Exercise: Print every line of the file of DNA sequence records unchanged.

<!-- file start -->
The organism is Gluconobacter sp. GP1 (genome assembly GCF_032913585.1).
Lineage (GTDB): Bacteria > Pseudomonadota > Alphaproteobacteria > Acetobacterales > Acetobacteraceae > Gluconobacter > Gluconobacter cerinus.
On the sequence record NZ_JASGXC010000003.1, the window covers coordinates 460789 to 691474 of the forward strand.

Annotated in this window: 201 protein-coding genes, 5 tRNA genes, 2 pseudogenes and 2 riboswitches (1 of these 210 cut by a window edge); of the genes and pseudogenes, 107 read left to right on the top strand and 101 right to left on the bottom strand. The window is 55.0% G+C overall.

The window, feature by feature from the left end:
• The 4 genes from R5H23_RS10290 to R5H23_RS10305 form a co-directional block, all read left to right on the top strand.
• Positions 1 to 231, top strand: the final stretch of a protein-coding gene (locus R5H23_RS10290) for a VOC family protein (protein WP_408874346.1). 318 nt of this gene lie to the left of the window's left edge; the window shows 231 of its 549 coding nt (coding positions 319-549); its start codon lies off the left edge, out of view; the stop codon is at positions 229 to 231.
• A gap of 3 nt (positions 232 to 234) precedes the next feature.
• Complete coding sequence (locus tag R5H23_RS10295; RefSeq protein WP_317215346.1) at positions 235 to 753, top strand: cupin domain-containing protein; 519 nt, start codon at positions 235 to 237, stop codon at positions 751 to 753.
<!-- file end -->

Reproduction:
The organism is Gluconobacter sp. GP1 (genome assembly GCF_032913585.1).
Lineage (GTDB): Bacteria > Pseudomonadota > Alphaproteobacteria > Acetobacterales > Acetobacteraceae > Gluconobacter > Gluconobacter cerinus.
On the sequence record NZ_JASGXC010000003.1, the window covers coordinates 460789 to 691474 of the forward strand.

Annotated in this window: 201 protein-coding genes, 5 tRNA genes, 2 pseudogenes and 2 riboswitches (1 of these 210 cut by a window edge); of the genes and pseudogenes, 107 read left to right on the top strand and 101 right to left on the bottom strand. The window is 55.0% G+C overall.

The window, feature by feature from the left end:
• The 4 genes from R5H23_RS10290 to R5H23_RS10305 form a co-directional block, all read left to right on the top strand.
• Positions 1 to 231, top strand: the final stretch of a protein-coding gene (locus R5H23_RS10290) for a VOC family protein (protein WP_408874346.1). 318 nt of this gene lie to the left of the window's left edge; the window shows 231 of its 549 coding nt (coding positions 319-549); its start codon lies off the left edge, out of view; the stop codon is at positions 229 to 231.
• A gap of 3 nt (positions 232 to 234) precedes the next feature.
• Complete coding sequence (locus tag R5H23_RS10295; RefSeq protein WP_317215346.1) at positions 235 to 753, top strand: cupin domain-containing protein; 519 nt, start codon at positions 235 to 237, stop codon at positions 751 to 753.